Woman regrets putting live octopus on her face for a photo | TribLIVE.com
U.S./World

Woman regrets putting live octopus on her face for a photo

Chris Pastrick
1511184_web1_ptr-octopus

Hindsight is 20/20.

A woman in Washington state is now regretting her photo op decision to put a live octopus on her face, KIRO-TV News in Seattle reports.

Jamie Bisceglia told the station she was hoping to enter a photo contest as part of a fishing derby in Tacoma, Wash. She met a couple of fishermen who had scored a small version of a giant Pacific octopus. (To be fair, a spokeswoman at the Point Defiance Aquarium told KIRO the creature could well have actually been a Pacific red octopus. But, that’s splitting tentacles.)

That’s when Bisceglia got a wonderful idea. Or … well, maybe not.

Put the living octopus on her face.

“It was a photo contest in the derby,” she told KIRO. “So, crazy me, hindsight now and looking back, I probably made a big mistake.”

Initially, the mollusc grabbed her with its suckers. Then, it bit her.

“It had barreled its beak into my chin and then let go a little bit and did it again,” she said. “It was a really intense pain when it went inside and it just bled, dripping blood for a long time.”

Whether the octopus was a giant Pacific or a Pacific red, its bite has a poison venom that is used to stun and immobilize prey.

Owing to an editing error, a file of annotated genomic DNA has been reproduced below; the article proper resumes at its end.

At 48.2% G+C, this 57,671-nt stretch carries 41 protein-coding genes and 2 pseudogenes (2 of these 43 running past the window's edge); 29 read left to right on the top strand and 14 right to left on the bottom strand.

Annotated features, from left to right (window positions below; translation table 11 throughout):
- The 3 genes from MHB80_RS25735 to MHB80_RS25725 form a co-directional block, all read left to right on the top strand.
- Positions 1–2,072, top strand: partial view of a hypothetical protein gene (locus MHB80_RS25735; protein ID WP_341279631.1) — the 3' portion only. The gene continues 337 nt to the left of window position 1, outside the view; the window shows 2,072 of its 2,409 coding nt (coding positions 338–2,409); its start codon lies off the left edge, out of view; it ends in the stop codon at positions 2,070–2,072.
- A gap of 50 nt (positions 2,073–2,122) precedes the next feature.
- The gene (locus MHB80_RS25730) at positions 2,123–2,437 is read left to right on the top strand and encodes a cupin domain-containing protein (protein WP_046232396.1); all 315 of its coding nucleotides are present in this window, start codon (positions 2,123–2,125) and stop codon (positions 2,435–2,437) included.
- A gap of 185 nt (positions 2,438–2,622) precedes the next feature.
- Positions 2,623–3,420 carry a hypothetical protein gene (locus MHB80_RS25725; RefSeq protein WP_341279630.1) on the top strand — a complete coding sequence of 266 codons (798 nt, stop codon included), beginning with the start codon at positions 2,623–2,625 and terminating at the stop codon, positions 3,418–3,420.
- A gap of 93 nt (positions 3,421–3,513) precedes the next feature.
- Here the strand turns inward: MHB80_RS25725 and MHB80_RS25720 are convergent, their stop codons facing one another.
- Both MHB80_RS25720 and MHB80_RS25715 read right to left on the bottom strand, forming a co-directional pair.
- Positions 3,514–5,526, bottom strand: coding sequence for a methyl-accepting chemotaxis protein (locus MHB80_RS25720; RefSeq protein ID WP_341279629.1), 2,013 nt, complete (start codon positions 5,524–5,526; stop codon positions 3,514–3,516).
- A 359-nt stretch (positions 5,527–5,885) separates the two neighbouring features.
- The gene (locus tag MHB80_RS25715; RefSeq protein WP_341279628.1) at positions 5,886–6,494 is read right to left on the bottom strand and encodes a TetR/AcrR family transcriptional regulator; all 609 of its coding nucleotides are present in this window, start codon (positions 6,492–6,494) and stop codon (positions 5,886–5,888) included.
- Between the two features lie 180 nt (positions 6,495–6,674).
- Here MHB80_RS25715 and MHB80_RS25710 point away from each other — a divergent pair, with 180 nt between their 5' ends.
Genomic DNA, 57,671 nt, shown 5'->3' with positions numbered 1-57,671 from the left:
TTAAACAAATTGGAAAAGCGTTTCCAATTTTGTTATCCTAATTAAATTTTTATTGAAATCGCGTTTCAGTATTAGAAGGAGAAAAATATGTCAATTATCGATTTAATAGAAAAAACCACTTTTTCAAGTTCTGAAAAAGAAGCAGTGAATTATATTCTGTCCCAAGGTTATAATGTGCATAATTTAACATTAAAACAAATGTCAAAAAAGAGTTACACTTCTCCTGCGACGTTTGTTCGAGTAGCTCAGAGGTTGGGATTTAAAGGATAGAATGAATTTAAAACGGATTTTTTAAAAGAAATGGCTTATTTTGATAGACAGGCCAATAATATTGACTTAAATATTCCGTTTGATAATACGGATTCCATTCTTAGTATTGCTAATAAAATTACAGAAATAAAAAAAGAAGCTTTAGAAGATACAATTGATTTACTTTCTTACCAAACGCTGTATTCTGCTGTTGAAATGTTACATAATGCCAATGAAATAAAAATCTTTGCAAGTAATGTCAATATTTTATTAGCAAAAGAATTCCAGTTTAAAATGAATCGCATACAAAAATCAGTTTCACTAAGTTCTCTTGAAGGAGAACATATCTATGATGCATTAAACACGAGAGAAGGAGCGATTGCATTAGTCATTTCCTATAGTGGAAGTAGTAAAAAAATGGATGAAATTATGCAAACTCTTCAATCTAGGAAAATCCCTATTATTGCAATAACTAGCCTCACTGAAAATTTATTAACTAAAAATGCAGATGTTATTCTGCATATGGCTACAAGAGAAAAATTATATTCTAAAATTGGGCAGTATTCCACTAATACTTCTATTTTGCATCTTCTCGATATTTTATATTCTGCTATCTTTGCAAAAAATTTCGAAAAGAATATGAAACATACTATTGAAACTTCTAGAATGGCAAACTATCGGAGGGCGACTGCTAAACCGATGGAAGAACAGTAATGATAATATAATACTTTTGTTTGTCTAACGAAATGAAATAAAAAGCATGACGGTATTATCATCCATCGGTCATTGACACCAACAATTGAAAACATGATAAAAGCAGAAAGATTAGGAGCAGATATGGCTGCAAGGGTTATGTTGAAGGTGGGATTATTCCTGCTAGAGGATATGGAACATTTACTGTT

Bisceglia told KIRO the pain was pretty intense.

“I’m still in pain,” she said. “I’m on three different antibiotics. This can come and go, the swelling, for months they say.”

But did she learn anything from the experience?

“This was not a good idea,” Bisceglia said. “I will never do it again.”

Chris Pastrick is a Tribune-Review digital producer. You can contact Chris at 412-320-7898, [email protected] or via Twitter .

Categories: News | Top Stories | World
TribLIVE commenting policy

You are solely responsible for your comments and by using TribLive.com you agree to our Terms of Service.

We moderate comments. Our goal is to provide substantive commentary for a general readership. By screening submissions, we provide a space where readers can share intelligent and informed commentary that enhances the quality of our news and information.

While most comments will be posted if they are on-topic and not abusive, moderating decisions are subjective. We will make them as carefully and consistently as we can. Because of the volume of reader comments, we cannot review individual moderation decisions with readers.

We value thoughtful comments representing a range of views that make their point quickly and politely. We make an effort to protect discussions from repeated comments either by the same reader or different readers

We follow the same standards for taste as the daily newspaper. A few things we won't tolerate: personal attacks, obscenity, vulgarity, profanity (including expletives and letters followed by dashes), commercial promotion, impersonations, incoherence, proselytizing and SHOUTING. Don't include URLs to Web sites.

We do not edit comments. They are either approved or deleted. We reserve the right to edit a comment that is quoted or excerpted in an article. In this case, we may fix spelling and punctuation.

We welcome strong opinions and criticism of our work, but we don't want comments to become bogged down with discussions of our policies and we will moderate accordingly.

We appreciate it when readers and people quoted in articles or blog posts point out errors of fact or emphasis and will investigate all assertions. But these suggestions should be sent via e-mail. To avoid distracting other readers, we won't publish comments that suggest a correction. Instead, corrections will be made in a blog post or in an article.